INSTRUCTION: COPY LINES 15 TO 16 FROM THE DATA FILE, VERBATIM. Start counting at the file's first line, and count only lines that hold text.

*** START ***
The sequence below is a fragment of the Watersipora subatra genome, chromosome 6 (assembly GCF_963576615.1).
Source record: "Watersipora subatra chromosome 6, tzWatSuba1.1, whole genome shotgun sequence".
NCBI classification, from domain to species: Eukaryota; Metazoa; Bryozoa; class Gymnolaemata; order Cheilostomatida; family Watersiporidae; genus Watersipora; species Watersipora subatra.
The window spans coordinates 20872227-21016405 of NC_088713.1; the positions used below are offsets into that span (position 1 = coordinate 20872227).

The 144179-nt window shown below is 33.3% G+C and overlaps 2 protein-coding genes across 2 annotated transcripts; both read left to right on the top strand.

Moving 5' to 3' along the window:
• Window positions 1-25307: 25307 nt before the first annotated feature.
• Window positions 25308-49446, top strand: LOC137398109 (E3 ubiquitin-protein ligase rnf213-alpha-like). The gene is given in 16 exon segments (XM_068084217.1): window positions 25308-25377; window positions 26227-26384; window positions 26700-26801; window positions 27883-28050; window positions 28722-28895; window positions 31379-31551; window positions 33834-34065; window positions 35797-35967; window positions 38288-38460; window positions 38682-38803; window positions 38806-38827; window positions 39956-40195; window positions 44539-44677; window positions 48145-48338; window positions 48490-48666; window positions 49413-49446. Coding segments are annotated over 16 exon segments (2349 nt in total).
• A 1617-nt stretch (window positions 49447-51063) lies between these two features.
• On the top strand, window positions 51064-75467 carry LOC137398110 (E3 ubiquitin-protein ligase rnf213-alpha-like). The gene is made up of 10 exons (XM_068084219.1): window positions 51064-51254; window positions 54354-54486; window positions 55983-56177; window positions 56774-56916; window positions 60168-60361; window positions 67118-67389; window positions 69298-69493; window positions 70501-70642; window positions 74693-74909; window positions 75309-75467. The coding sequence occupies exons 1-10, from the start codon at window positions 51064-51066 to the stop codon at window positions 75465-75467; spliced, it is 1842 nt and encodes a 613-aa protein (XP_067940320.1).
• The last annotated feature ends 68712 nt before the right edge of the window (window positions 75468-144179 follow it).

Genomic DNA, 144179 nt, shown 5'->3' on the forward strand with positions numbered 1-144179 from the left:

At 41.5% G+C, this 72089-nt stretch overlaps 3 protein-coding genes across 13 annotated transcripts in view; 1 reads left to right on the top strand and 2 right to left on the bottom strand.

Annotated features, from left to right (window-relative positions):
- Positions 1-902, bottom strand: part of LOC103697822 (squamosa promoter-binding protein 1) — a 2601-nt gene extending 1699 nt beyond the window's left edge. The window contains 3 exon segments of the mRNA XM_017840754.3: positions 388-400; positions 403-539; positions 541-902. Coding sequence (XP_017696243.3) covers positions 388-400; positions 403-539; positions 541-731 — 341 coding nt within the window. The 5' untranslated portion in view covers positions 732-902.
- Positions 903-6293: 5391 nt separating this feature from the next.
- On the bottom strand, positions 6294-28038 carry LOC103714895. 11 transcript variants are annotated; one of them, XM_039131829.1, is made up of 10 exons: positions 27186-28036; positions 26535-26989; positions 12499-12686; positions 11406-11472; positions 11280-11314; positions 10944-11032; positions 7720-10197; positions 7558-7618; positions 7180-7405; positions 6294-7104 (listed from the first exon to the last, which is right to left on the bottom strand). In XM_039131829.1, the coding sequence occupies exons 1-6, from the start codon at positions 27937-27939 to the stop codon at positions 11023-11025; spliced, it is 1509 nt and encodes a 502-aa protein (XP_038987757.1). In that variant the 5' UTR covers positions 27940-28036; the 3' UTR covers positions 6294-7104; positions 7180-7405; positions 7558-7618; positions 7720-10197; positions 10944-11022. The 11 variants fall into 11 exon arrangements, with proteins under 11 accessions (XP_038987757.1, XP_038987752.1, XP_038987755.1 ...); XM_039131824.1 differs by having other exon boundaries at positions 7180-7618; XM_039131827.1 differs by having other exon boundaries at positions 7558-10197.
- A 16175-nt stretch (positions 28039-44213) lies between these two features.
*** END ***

- Positions 1-902, bottom strand: part of LOC103697822 (squamosa promoter-binding protein 1) — a 2601-nt gene extending 1699 nt beyond the window's left edge. The window contains 3 exon segments of the mRNA XM_017840754.3: positions 388-400; positions 403-539; positions 541-902. Coding sequence (XP_017696243.3) covers positions 388-400; positions 403-539; positions 541-731 — 341 coding nt within the window. The 5' untranslated portion in view covers positions 732-902.
- Positions 903-6293: 5391 nt separating this feature from the next.